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2017 TASH Conference has ended

Each year, the TASH Conference brings together a diverse community of stakeholders who gain information, learn about resources, and connect with others across the country to strengthen the disability field. This year’s conference theme, “Still We Rise for Equity, Opportunity, and Inclusion,” shows the resilience of individuals with disabilities and their families across the lifespan. Conference attendees will celebrate their passion for disability rights, civil rights, and human rights while exploring inclusive communities, schools, and workplaces that support people with disabilities, including those with complex support needs. Return to TASH website.


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Friday, December 15 • 1:10pm - 2:00pm
Separate and Unequal - What You Need to Know about Segregated Education for Students with Disabilities in Georgia LIMITED

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Limited Capacity seats available

The state of Georgia is unique in having established a state-wide educational program, "the Georgia Network for Educational and Therapeutic Supports (GNETS)” that systematically segregates students with behavioral disabilities across the state. 4,000 students with disabilities, the disproportionate majority of whom are also students of color, have been sent to the GNETS program. Most of the GNETS programs are housed in completely separate schools (including some that were formerly schools for African-American students in the Jim Crow days). Other GNETS programs are inside regular schools but typically are housed in locked wings or have separate entrances, effectively operating as a separate school within the school. GNETS students are not only segregated from their non-disabled peers but also receive an inferior education. Typically, GNETS students are not taught by certified teachers; many are primarily taught through computers. As a result, less than a third of students are able to meet academic standards. Students cannot access the basic classes they need to earn a diploma, resulting in a graduate rate of GNETS students of only 10% (compared to a statewide rate of 78%). Many GNETS programs do not provide access to basic school services like gyms, libraries, or science labs. In addition, GNETS students are deprived of important co-curricular opportunities that other students enjoy, such as playing sports or participating in the school play. Parents and students have described GNETS as similar to a prison, with no way out. In 2015, the U.S. Department of Justice investigated GNETS and found that it violates Title II of the ADA by (1) unnecessarily segregating students with disabilities from their peers and (2) providing opportunities to GNETS students that are unequal to those provided to other students throughout the state. The Georgia Coalition for Equity in Education has long advocated for the state to integrate GNETS students into their neighborhood schools. Despite this, the state has continued to defend the program. In 2016, DOJ sued the state on the grounds that the GNETS program violated the ADA. This litigation is ongoing. Come learn about how disability organizations, through litigation and advocacy, are challenging this segregated system and fighting to ensure that students with disabilities are provided educational opportunities in their neighborhood schools that are equal to those provided to their peers without disabilities. This session perfectly aligns with TASH's 2017 conference theme "Still We Rise for Equity, Opportunity, and Inclusion" as the presentation will focus on multifaceted efforts to dismantle a segregated and inferior educational program in favor of one that is equitable, full of opportunity, and inclusive.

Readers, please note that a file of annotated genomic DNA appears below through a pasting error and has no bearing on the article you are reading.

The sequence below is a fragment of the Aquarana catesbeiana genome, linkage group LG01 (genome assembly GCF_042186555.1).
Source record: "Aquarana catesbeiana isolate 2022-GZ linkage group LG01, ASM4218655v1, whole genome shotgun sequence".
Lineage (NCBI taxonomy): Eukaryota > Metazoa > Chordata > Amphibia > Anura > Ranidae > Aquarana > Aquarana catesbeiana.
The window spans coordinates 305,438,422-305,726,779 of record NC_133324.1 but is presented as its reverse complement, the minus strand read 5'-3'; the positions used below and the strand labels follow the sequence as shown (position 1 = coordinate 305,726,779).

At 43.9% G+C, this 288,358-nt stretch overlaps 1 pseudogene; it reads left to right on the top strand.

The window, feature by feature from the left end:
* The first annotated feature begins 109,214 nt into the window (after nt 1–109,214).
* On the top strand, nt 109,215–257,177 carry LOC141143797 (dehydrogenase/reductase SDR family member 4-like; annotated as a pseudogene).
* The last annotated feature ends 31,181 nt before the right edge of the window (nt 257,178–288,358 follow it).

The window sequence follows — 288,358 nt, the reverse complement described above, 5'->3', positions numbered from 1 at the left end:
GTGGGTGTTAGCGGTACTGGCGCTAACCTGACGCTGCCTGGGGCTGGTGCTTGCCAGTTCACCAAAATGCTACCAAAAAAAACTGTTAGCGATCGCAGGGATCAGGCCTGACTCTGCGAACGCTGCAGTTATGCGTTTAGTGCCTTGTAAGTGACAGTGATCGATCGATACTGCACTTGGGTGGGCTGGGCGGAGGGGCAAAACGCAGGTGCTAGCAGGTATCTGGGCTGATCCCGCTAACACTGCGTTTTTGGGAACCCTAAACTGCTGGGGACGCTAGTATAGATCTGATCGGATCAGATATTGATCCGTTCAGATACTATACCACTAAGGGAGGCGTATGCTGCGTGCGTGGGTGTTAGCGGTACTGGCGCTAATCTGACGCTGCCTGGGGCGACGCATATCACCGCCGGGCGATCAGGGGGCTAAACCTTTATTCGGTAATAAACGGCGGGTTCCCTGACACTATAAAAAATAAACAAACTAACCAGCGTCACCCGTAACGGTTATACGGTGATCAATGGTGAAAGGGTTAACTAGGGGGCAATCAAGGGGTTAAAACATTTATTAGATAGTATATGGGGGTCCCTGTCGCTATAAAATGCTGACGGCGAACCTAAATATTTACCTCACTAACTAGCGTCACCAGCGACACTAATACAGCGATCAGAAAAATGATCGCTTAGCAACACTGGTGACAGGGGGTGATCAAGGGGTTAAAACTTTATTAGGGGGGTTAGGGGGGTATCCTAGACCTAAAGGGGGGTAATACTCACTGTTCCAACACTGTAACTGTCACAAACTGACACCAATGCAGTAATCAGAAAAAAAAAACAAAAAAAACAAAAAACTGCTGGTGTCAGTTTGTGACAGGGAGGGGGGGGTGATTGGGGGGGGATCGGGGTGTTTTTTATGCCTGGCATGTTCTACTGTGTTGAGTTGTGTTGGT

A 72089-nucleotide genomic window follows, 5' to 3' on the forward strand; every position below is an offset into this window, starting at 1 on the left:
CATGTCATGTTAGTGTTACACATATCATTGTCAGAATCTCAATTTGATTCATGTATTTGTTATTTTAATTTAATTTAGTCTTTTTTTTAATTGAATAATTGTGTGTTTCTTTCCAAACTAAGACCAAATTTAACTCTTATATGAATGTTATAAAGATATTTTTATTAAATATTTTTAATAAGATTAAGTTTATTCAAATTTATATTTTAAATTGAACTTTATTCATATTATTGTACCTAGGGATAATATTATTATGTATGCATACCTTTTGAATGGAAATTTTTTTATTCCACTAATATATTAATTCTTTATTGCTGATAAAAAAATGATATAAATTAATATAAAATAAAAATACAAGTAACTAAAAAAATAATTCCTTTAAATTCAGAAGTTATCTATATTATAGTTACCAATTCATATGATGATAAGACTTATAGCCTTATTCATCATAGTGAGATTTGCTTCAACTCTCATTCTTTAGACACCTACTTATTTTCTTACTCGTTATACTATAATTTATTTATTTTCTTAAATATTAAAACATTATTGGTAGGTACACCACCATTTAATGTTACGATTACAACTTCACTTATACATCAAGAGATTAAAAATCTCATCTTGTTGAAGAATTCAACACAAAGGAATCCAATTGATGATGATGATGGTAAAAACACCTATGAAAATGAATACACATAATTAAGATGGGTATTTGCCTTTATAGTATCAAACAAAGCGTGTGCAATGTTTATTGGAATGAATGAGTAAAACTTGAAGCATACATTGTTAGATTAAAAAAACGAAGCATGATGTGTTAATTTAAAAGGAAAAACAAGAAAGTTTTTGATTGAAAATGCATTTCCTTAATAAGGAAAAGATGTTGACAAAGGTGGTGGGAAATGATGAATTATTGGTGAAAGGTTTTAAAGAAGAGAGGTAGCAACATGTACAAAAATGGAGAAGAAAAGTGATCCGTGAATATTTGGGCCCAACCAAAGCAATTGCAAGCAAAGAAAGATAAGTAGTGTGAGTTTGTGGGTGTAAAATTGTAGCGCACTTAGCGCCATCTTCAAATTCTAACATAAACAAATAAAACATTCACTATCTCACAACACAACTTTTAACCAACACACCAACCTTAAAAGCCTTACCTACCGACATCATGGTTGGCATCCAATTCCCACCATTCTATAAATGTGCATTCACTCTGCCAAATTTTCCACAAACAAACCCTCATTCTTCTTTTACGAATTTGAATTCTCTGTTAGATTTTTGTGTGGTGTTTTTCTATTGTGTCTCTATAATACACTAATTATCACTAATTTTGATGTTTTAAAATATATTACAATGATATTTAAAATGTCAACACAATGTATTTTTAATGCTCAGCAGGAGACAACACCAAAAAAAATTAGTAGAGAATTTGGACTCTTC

Friday December 15, 2017 1:10pm - 2:00pm
L405 265 Peachtree Center Ave NE, Atlanta, GA 30303

Attendees (22)